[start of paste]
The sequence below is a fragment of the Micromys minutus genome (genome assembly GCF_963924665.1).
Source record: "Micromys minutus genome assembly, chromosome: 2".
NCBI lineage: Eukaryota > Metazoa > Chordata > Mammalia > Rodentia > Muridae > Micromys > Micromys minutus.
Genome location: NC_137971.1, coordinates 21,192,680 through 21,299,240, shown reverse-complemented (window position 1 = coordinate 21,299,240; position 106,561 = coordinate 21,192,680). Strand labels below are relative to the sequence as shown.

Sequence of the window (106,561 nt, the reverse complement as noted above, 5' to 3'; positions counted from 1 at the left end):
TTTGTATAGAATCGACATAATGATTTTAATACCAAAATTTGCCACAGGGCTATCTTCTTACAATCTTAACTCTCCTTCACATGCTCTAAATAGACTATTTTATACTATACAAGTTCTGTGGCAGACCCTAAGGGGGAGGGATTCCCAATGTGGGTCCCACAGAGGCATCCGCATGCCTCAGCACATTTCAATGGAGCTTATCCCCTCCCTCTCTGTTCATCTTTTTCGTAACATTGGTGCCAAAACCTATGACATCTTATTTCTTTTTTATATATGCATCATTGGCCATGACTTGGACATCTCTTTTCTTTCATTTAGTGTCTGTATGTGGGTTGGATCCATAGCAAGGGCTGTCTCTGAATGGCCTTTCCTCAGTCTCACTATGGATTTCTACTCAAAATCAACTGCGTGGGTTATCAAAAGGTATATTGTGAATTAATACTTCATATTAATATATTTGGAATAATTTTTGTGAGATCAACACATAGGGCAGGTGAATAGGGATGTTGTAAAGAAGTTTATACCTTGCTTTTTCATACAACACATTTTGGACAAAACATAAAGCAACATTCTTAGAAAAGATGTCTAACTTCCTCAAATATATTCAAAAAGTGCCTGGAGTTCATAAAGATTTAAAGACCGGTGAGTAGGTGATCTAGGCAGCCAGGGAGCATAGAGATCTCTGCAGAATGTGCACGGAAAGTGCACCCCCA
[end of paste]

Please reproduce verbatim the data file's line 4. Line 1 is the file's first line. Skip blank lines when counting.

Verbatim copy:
Genome location: NC_137971.1, coordinates 21,192,680 through 21,299,240, shown reverse-complemented (window position 1 = coordinate 21,299,240; position 106,561 = coordinate 21,192,680). Strand labels below are relative to the sequence as shown.